“Quantity does not equal quality” my mom said while she showed me how to apply makeup at an age at which I was definitely too young to wear makeup.
I stood on a little stool to be able to see myself in the mirror above the sink and there she was, spending 2 full hours with me to teach me about how to apply eye shadow to match the shape of my eye and how too much of it made me look like a clown. We had a ton of fun (and I can’t imagine how she must have felt as I clumsily plastered spoonfuls of Clinque onto my eyelids for the first time).
Why did she do this?
She knew some cool kid at school had started experimenting with that horrible blue mascara that was fashionable in the 90s. She knew that in the years to follow, all the little girls in school would follow suit, begging to be allowed to smear oddly scented blue and pink glitter on their innocent little faces.
As soon as I became curious about the nature of mascara, she used an entire afternoon to playfully teach me how to use it. I felt extra special because I knew that none of the girls my age learned how to do that.
Then she sat me down and said: “You know what? If I were you, I would wear none of it to school. Not even when you are 13.”
(Note: my mom did not say “you are not going to” or “you are not allowed” but mysteriously whispered “if I were you…”)
It made me curios. (Smart woman.)
“When you start wearing a little bit of makeup every day, you will get used to your face with makeup on it. And your friends will get used to your face with makeup on.
It will become normal and you will start feeling like something is missing whenever you are not wearing it.
But worse than that, on special occasions like birthday parties or fancy dinners, you will want to look extra pretty… so you will put even more makeup on. But as you now know, more makeup does not look better…”
I learned as a pre-teen that it was better not to wear any make up at all, so that on special occasions I could do my makeup just right. She topped it off with a big chunk of soppy momma love: “That way you will look beautiful every day and extra pretty on special occasions.”
My mom is brilliant, and I know I am going to receive a teary-eyed call soon after I hit publish because she still continues to be one of my most engaged readers (and I’m happy to admit that). But this is not just an ode to my mom (or myself as an only slightly naughty teenager), but an important lesson in sales.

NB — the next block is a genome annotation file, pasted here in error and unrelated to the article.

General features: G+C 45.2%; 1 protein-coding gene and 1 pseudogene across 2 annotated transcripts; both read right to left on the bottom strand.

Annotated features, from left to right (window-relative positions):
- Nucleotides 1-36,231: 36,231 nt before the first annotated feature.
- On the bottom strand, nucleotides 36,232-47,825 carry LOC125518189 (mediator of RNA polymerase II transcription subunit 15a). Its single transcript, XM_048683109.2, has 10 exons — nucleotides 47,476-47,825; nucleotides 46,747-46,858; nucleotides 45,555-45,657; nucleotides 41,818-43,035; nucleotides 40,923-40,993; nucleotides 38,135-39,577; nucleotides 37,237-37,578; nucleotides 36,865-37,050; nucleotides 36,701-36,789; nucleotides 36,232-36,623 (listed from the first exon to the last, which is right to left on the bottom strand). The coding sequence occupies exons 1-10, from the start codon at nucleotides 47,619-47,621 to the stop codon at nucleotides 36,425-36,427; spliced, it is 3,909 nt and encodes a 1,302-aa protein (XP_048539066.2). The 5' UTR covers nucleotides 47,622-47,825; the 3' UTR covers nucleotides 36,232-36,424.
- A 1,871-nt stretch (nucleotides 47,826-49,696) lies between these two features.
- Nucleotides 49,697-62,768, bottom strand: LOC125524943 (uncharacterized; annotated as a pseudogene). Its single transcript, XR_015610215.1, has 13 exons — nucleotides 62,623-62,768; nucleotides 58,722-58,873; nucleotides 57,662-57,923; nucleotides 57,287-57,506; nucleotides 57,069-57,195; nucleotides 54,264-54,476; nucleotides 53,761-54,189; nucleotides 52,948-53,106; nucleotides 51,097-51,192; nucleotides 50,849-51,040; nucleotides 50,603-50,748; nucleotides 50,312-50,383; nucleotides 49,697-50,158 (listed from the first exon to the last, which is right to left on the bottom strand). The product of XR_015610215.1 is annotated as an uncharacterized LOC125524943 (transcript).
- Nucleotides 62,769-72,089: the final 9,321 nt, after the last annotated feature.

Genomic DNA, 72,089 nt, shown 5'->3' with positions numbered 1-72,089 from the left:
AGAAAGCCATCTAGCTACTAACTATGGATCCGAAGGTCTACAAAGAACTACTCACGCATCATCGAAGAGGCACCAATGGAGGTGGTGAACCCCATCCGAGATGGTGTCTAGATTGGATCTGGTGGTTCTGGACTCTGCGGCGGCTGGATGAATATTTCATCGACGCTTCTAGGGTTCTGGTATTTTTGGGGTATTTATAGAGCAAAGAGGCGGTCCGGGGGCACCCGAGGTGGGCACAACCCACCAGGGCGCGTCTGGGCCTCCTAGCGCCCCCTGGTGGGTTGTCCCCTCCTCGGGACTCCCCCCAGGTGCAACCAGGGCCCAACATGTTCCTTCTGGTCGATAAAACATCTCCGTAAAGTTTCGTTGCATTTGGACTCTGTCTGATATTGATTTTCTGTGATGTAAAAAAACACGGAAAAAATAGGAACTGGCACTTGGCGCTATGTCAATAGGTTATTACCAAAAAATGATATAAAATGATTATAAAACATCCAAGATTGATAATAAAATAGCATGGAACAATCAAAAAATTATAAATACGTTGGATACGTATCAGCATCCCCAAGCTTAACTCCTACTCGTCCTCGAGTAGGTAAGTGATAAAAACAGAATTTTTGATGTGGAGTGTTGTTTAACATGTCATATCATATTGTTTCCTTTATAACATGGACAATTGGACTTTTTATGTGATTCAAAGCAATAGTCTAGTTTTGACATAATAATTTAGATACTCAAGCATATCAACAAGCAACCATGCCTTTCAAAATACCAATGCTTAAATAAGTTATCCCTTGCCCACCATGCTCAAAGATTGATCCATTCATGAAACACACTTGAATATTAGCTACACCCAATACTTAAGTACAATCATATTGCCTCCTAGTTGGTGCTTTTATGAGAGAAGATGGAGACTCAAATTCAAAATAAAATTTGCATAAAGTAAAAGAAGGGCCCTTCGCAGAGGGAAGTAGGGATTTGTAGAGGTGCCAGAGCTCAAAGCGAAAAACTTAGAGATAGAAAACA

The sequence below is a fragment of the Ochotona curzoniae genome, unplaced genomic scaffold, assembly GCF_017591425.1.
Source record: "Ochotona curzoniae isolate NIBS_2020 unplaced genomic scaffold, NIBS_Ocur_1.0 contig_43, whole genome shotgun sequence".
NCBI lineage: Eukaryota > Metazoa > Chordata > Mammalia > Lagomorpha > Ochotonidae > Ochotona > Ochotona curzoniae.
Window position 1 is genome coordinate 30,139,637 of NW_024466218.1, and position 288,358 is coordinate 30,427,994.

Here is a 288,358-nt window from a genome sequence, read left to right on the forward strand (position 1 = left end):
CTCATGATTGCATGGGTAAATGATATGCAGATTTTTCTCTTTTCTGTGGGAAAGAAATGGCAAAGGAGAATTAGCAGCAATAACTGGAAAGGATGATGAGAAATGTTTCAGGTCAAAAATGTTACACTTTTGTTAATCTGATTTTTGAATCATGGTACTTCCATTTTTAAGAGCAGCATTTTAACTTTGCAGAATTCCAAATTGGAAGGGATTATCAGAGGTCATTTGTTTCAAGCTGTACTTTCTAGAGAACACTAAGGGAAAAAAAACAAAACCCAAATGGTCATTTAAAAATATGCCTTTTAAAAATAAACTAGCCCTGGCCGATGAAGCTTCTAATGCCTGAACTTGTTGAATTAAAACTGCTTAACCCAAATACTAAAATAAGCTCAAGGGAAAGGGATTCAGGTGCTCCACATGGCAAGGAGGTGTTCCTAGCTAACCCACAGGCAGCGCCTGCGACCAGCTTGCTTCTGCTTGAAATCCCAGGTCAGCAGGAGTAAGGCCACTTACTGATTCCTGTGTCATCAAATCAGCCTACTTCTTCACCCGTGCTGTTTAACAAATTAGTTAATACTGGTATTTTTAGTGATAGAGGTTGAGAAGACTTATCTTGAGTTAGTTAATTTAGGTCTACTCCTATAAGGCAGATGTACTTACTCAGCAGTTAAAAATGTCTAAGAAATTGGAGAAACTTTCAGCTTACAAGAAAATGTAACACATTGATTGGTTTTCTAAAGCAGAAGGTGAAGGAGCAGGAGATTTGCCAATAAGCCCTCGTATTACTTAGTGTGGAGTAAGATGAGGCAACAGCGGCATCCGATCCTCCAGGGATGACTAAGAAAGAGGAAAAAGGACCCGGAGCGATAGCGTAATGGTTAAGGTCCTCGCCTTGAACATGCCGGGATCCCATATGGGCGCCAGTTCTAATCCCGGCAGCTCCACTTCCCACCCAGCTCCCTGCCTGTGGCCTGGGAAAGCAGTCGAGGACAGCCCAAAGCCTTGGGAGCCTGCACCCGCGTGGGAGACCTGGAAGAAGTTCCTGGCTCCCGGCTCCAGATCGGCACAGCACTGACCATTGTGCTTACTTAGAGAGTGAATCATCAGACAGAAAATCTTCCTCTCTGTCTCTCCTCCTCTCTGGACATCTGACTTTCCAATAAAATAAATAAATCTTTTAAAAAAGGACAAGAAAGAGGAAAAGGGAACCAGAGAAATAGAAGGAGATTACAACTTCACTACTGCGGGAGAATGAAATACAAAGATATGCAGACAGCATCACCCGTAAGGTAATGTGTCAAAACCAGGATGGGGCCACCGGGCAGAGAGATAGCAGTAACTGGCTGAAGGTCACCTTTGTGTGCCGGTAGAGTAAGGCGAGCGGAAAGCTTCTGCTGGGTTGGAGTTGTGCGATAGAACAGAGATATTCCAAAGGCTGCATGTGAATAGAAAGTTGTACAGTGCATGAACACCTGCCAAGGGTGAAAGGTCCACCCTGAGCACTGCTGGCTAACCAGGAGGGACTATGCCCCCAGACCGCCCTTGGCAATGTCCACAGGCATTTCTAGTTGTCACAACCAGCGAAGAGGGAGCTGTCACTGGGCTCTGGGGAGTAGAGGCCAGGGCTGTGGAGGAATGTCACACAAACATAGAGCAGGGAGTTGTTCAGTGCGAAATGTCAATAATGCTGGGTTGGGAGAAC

You see, when you boil it down to basics, sales is about inspiring action.
Even if you do it smartly and in light doses, when you are constantly telling people to sign up for this, opt in for that webinar, listen to this podcast and buy that product, they will get used to it.
It will become the usual noise that they can easily blend out. It just comes with the package like everyday mascara.
As a result, when something extra special happens (that was momma language for you are launching a new product or service), you will understandably turn up the marketing volume to make it stand out.
When your normal is tastefully salesy (as in you often ask people to take action), your special occasion marketing can easily shift from just right to marketing overload. That is at least as bad as makeup overload. It is not pretty (and will definitely not result in heaps of sales).
A great sales offer begins before your launch. It means making your normal everyday communication easy-going and a joy to consume. It means not always trying to push people to take action or those calls to action will become easy to ignore.
When your normal is easy-going, your launches will be just right.
This Friday, I am launching my DIY course Dream Draw on business planning for people who hate business plans. The pre-sale is on now and I don’t have to make a whole lot of noise about it by virtually screaming around and plastering your inbox with the benefits of a 30-minute sessions with yours truthfully or by reminding you 100 times that the price will go up after Friday.
I can simply tell you about it like this and know that the right people will sign up.
Feels just right.